The Last Algorithms Course You'll Need

Implement Binary Tree Comparison



The Last Algorithms Course You'll Need

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The "Implement Binary Tree Comparison" Lesson is part of the full, The Last Algorithms Course You'll Need course featured in this preview video. Here's what you'd learn in this lesson:

ThePrimeagen walks through implementing breadth-first and depth-first searching to compare two binary trees and testing the resulting functions using the kata machine.


Transcript from the "Implement Binary Tree Comparison" Lesson

>> So let's open back up our Kata machine. Let's navigate down to compare binary trees. Again, we're doing a recursive search. So what have I told you multiple times? Probably create your own function. But let's see how this one looks. [SOUND] The signature, this one actually matches up with what you'd want to do in recursion.

So I'm just gonna keep this. I know I'm breaking from tradition, but this makes sense. So let's look at our signature for a second. I kinda gave away the game a bit here, so just be okay with that. Our signature is a. It can either be a BinaryNode or null.

b can either be a BinaryNode or null. So what's our base case? Well, there's actually a few of them. There's actually a few base cases. So what do you think base case number 1 is? How do we know at this point we are either equivalent or not equivalent?

The easiest one to think of is if a equals null, and b equals null, right? If they're both null, we are currently equal, right? This is a good place to be. At this point with inter traversal, we are equal and we can say that. We don't have to solve for the entire tree.

That's what all of recursion combined is for. But at this one moment in time, we can say, hey, if this is what you gave me, that's correct. And that's really what the base case is. It's solving the simple problem, such that the entire recursion becomes simple. All right, next base case.

If a equals null, or b equals null, right? If just one of them is null, we've now hit a point where hey, you are no longer equal because one of you are null and the other one's hexadecimal 45. That's completely incorrect, therefore, return false. Awesome, and there's one more base case.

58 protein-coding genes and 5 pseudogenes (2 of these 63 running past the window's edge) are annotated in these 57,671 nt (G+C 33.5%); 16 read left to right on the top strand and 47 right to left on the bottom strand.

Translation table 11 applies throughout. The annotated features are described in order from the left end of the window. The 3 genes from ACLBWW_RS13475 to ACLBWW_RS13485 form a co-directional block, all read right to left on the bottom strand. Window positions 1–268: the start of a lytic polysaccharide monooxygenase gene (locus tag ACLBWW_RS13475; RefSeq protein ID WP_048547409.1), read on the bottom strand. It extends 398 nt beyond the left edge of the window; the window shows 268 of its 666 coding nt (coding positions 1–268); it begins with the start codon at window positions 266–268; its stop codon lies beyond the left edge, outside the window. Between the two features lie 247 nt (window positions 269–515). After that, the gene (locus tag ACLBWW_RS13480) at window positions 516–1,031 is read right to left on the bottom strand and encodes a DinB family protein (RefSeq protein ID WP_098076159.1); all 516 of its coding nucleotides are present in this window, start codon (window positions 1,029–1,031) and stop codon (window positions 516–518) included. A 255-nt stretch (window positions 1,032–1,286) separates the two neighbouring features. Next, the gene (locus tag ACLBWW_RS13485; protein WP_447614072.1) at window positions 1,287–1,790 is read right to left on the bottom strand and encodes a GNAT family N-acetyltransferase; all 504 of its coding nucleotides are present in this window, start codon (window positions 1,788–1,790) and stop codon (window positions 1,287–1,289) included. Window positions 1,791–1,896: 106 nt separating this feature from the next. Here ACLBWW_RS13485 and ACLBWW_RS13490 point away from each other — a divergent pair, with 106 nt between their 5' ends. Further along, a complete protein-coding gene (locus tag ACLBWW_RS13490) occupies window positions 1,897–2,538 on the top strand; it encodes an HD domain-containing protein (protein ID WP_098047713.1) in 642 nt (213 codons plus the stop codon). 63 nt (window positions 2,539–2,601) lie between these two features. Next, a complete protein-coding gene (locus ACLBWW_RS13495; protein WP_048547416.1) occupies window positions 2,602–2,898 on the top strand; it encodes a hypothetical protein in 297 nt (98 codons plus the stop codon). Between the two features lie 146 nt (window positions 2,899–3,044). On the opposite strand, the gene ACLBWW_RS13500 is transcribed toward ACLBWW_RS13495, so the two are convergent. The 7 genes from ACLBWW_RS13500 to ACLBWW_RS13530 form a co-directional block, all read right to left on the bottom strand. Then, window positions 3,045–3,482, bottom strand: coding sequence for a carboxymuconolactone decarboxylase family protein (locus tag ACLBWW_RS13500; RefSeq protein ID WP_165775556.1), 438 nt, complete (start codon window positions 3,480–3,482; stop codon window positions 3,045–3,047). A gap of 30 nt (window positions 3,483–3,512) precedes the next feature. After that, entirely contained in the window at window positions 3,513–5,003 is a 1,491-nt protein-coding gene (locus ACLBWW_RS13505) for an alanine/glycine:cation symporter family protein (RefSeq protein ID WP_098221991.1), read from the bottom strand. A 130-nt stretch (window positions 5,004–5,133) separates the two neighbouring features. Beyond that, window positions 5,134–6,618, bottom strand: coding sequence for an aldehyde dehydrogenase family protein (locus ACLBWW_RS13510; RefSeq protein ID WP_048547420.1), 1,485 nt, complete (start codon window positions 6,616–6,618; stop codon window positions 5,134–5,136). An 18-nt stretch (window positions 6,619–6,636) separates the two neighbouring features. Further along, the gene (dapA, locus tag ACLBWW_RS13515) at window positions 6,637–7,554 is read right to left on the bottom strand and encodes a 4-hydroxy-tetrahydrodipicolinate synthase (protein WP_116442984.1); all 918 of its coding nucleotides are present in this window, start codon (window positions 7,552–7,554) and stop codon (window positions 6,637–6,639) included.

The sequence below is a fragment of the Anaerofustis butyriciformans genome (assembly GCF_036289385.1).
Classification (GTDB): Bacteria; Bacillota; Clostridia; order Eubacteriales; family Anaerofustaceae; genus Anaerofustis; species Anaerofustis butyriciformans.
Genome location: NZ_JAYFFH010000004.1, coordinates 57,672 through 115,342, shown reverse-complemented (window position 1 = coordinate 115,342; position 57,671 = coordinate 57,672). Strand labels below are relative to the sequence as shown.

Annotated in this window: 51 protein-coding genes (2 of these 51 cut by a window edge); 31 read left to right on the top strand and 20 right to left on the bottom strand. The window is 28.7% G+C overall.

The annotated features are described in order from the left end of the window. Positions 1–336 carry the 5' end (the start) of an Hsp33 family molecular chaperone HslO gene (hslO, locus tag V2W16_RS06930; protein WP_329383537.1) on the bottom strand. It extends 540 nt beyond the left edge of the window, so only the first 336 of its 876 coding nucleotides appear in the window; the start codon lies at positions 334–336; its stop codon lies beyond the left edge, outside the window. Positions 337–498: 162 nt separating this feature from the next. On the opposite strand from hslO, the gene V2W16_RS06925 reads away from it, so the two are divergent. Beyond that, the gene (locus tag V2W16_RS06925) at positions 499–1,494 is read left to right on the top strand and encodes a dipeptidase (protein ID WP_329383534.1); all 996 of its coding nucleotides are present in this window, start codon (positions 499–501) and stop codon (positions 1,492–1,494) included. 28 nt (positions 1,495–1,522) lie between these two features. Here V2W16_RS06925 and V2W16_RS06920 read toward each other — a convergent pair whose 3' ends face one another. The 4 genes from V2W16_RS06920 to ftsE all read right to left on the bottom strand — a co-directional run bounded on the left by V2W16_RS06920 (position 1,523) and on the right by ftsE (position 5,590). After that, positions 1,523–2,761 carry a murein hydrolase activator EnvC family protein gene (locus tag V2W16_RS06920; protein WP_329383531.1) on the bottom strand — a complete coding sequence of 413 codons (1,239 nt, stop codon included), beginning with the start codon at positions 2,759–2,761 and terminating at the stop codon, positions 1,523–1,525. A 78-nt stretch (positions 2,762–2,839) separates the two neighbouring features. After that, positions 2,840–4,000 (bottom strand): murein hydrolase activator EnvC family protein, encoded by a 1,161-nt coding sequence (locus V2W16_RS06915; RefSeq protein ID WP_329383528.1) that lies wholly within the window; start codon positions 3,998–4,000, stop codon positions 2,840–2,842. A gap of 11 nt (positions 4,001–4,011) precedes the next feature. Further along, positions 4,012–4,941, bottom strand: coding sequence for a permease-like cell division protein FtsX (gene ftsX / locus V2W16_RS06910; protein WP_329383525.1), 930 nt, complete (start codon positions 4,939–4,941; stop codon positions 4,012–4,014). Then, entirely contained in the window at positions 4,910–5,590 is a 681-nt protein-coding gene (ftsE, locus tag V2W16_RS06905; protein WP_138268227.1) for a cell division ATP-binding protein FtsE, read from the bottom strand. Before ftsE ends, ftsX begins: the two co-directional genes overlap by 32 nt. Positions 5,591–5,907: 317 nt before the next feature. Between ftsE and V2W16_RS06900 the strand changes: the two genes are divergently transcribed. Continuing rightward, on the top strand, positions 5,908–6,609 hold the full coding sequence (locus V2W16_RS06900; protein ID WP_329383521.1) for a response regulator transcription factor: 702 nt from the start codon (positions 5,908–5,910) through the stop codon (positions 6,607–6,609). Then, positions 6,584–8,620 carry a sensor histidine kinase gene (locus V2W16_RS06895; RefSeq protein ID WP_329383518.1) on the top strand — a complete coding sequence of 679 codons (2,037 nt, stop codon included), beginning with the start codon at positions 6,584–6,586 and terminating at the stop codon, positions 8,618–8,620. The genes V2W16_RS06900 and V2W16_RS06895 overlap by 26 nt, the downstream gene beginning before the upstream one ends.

What's the last base case?
>> Just one is true or both are true, no.
>> a.value equals b.value.
>> Bill, that's right. If a.value does not equal b.value, I know you said it differently but you got the same answer, then it's not the same. Value-wise, we are not the same.

We are false in that moment of time. So now comes the last part, which is always the trickiest part. Which is, how do we do this for the entire tree now? Well, the easiest way to do that, of course, is we are gonna return compare with a.left and b.left.

We don't need to look at what they're. We don't need to check if they're nulls or anything, that's what our base cases are for. And compare a.right, oopsies, with b.right. So long as we only hit the return true, it will keep bubbling back up as true, all the way to that point.

Cuz remember, if it's true at this point, and my left subtree and my right subtree are true also, then that part of the tree is true. All right, so let's extend this out just a little bit, right? So I'm gonna do 7 and 9, and let's do 7 and 9, and then let's do one more, that's like say 14.

Okay, so we go through here. And value, or yeah, the value is equal. So right now, we're not sure if we are true or false yet. We just know that we are passing all of our base cases and we need it to check the rest. So we're gonna go down to this subtree right here, right?

This is just a subtree. Any node is in itself a tree. If you think about it, because it is a point in which has children, and so any point of your tree is just another tree. That's what makes this so useful. So we're right here, we check this subtree.